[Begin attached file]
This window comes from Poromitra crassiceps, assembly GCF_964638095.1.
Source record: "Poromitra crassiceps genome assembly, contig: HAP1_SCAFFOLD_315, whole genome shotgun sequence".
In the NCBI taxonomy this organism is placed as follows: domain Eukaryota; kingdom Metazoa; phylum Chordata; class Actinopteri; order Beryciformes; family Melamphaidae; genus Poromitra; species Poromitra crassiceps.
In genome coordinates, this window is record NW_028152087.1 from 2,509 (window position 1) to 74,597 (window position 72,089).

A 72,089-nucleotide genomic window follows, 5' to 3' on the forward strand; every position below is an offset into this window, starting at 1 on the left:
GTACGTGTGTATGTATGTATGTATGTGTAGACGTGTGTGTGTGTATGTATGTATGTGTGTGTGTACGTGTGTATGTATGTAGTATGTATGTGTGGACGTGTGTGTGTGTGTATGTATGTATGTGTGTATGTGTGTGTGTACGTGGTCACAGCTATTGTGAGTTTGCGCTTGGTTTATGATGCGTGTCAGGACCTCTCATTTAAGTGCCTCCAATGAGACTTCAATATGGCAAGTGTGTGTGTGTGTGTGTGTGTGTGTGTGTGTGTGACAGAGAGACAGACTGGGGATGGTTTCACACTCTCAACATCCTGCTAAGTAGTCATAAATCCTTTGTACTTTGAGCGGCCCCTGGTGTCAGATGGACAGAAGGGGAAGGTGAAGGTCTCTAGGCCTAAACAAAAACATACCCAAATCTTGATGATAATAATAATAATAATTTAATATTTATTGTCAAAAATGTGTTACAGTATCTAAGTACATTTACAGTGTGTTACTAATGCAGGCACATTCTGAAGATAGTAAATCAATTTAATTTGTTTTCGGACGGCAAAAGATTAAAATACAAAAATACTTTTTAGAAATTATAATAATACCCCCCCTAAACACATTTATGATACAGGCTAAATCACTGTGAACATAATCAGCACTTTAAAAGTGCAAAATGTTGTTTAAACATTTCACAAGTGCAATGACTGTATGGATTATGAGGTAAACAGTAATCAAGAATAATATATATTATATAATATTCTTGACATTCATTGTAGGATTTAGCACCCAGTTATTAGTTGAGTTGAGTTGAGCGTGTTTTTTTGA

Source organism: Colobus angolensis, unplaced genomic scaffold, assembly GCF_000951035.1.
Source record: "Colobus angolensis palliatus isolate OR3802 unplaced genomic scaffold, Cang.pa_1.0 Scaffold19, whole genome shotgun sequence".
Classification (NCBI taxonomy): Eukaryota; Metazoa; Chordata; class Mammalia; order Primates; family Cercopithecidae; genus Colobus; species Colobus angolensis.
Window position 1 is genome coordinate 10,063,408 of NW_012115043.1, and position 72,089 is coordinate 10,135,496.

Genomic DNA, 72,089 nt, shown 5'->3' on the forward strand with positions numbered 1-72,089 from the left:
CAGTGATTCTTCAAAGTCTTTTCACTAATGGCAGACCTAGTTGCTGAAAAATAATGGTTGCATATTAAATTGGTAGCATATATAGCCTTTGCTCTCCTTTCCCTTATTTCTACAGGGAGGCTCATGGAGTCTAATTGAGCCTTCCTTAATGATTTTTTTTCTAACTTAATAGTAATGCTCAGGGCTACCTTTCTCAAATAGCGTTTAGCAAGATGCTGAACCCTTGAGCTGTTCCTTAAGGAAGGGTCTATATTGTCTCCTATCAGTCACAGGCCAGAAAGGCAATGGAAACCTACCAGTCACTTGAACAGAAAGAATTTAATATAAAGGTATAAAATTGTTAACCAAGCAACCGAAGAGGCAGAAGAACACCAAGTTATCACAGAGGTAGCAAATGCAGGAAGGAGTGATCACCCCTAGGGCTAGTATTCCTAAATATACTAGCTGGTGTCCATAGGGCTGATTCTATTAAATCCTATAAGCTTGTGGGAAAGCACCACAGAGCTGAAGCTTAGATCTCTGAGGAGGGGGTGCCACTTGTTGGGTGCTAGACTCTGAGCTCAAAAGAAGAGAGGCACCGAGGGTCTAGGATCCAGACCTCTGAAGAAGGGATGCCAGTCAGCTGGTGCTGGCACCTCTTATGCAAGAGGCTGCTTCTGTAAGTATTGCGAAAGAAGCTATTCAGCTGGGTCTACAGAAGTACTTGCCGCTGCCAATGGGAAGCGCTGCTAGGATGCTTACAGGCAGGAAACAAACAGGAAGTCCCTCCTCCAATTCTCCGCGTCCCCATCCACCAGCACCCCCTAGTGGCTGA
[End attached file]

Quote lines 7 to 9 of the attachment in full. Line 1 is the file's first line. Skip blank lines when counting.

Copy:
Source organism: Colobus angolensis, unplaced genomic scaffold, assembly GCF_000951035.1.
Source record: "Colobus angolensis palliatus isolate OR3802 unplaced genomic scaffold, Cang.pa_1.0 Scaffold19, whole genome shotgun sequence".
Classification (NCBI taxonomy): Eukaryota; Metazoa; Chordata; class Mammalia; order Primates; family Cercopithecidae; genus Colobus; species Colobus angolensis.